Who's really afraid of Windows Media Player?

Legions of pundits such as yours truly have enumerated the myriad problems that Windows has brought -- and in many cases continues to bring -- to the desktop, and the worst the European Union can do is force Microsoft to ship Edition N? (Does the N stand for "Not with WMP [Windows Media Player]"?) Another blow to my faith in humanity.

If you wear a merciless systems-administrator hat and believe that absolutely no fun should be allowed at work, then you've probably already made a homegrown version of Edition N by configuring desktop images without WMP or by denying users access at the directory level. Thanks to grey-suited hard-liners such as you, Edition N might actually sell some licences simply for convenience's sake.

But for the EU to "investigate" Microsoft for as many months as it did, only to come up with the decree of "separate Windows Media Player", is, well, nuts. And if we're doing it for Windows, why aren't we doing it for Linux? Or OS X? I haven't played with OS X very much, but the Linux distributions I've been batting around, including Xandros, SuSe 9.1, Slackware, and Novell Linux Desktop, all have media players resident in the OS. The only difference I see is that WMP 10 allows automatic access to Microsoft's music-shopping site. Click on Buy Music and you're on the Web and surfing through titles.

If I were an IT administrator, that would bug me, but it's easy enough to block off the desktop. Frankly, if I made a list of Microsoft's peccadilloes at the OS level, the inclusion of WMP wouldn't even make the list. Maybe you have to be European.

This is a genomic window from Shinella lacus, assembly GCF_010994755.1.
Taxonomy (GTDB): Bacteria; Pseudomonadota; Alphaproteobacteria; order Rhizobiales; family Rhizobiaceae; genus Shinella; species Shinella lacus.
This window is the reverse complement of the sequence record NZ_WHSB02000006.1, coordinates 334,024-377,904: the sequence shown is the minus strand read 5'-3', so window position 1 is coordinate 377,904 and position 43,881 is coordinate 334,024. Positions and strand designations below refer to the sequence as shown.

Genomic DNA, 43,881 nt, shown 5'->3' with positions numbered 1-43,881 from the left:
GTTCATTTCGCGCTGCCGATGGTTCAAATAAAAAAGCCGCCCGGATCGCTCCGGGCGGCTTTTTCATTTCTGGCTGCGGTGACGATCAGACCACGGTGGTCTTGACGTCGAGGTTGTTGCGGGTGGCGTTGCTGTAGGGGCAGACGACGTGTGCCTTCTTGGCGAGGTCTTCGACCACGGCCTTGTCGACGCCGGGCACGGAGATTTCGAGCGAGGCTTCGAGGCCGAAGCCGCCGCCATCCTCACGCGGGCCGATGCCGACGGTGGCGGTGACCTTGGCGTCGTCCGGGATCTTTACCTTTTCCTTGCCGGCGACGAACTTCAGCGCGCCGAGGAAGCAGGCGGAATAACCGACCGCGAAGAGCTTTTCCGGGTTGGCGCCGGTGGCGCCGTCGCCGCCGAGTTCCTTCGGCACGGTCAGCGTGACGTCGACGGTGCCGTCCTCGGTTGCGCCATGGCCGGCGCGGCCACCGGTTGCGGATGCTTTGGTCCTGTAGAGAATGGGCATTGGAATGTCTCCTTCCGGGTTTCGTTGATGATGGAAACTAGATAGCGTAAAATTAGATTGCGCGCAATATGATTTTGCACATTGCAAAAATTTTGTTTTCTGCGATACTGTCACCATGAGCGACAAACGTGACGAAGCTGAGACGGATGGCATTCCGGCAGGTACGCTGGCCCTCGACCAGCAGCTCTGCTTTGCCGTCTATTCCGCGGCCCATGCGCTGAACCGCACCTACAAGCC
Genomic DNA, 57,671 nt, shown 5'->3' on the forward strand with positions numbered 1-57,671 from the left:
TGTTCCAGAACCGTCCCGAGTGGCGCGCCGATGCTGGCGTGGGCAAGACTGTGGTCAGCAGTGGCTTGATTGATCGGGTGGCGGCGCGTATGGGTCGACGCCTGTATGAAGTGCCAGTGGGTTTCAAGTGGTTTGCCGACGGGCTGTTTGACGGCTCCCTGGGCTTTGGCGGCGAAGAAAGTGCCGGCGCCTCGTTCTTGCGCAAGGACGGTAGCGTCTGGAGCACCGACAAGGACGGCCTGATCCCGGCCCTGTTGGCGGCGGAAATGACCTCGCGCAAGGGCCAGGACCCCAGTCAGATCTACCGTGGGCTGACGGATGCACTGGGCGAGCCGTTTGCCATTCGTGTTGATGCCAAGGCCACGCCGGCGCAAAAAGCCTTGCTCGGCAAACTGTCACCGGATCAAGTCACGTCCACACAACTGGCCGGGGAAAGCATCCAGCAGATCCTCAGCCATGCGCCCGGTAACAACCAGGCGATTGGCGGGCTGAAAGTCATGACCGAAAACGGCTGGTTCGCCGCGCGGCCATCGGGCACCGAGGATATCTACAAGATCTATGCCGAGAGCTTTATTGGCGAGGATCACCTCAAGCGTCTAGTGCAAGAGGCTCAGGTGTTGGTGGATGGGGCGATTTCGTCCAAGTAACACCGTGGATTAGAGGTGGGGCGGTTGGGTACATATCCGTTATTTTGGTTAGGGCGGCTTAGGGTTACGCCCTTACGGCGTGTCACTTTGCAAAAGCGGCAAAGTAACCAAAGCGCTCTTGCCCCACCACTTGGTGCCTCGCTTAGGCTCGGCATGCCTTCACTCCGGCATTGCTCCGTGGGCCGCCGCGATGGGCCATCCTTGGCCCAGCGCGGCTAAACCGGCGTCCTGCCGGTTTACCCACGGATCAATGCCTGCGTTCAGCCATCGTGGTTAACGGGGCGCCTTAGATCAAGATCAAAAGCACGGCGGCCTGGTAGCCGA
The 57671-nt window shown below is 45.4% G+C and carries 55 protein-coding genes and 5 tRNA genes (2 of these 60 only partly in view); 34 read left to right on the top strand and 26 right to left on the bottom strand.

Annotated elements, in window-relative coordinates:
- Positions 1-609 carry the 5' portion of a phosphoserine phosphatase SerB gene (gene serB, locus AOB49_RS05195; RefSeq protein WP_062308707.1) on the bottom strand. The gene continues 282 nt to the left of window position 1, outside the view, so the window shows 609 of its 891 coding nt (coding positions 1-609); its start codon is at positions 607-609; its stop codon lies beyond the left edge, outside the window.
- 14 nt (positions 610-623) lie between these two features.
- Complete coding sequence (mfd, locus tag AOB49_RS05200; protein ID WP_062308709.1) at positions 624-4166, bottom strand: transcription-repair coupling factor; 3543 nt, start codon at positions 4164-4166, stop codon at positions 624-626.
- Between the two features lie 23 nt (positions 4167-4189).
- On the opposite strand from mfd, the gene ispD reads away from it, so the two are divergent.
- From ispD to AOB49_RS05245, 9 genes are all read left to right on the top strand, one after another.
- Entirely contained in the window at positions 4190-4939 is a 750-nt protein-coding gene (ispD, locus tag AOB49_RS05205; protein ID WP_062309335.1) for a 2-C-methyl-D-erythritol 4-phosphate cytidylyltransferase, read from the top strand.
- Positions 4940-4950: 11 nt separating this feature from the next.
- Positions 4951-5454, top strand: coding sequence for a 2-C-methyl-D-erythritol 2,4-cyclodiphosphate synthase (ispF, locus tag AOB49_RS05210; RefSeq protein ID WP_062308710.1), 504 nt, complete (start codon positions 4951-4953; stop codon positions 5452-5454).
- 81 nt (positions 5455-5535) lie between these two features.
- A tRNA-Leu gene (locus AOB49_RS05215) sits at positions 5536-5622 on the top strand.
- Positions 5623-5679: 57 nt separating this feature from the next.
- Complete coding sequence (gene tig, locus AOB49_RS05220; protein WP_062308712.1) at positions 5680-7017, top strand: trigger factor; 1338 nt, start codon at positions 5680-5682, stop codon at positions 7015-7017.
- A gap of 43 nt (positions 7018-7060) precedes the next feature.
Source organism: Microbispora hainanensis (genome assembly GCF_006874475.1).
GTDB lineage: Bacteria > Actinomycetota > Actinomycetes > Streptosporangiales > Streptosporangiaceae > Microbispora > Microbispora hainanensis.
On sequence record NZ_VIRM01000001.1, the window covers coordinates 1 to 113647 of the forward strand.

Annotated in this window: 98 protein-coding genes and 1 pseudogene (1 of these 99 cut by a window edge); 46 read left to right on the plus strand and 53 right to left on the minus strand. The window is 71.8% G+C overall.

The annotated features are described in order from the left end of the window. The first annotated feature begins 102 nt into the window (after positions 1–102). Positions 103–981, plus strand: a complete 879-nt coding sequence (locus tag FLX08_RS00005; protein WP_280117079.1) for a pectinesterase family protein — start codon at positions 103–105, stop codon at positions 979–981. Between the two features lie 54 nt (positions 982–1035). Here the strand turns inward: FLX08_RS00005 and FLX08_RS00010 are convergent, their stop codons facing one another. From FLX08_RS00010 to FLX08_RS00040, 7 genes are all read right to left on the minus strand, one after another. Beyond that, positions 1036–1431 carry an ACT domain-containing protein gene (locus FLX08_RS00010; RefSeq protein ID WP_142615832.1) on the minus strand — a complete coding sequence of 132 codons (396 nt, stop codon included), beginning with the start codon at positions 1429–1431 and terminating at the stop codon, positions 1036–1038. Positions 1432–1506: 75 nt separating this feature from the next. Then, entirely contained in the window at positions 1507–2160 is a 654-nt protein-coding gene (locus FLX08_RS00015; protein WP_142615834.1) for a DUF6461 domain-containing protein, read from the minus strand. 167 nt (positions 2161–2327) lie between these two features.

What does make the list is Microsoft's constant nagging for attention for its other products, and perhaps WMP now falls into this category, but it's a fairly small-time offender. I'm worried about much more dangerous issues such as the Passport/MSN (Microsoft Network) relationship. Forget excluding WMP; how about removing that ubiquitous hook to MSN that creeps in at the OS level or, if thwarted, tries to creep in again during the Office installation? Some user accesses it, and the next thing you know you're fielding calls from people asking, "What's this Passport thing?"

Now it looks as if Microsoft is trying to sneak Passport in again in Longhorn. The next Windows will have what Redmond is calling "personal data repositories" installed on every system. These will "securely store" all your most personal information, including little things such as credit card numbers, Medicare numbers, and passwords.

Just as I thought, this "feature" will be native to the new OS. But Microsoft reveals that the feature is called Infocards and will be administered as a service. Now it sounds exactly like Passport. So why the name change? Could it be because Passport was compromised so quickly and users have lost faith in that brand name, by any chance?

Even if Infocards is running off an entirely new and totally secure code base, my question is, how does this differ from WMP's automatic shopping hook?

The feature is there, but you don't have to use it you don't want to. There are certainly competitors to both WMP and Passport/Infocards, and enough of these competitors work just fine over Windows XP. Those vendors whose products don't cut it can no longer claim it's some kind of Redmond conspiracy. So what's the problem?

The problem is government interference based on what amounts to anti-marketing hype. Microsoft has practiced bad business in the past, and governments probably should be aware of the tiger they're letting in the door when Microsoft comes calling. But if cracking down on Redmond's unfair business practices is really a priority, then let's hit the relevant issues such as secure coding practices and fair licensing schemes, to name just two.

Going through months of investigation and litigation only to come up with "sever Windows Media Player" is a waste of time.

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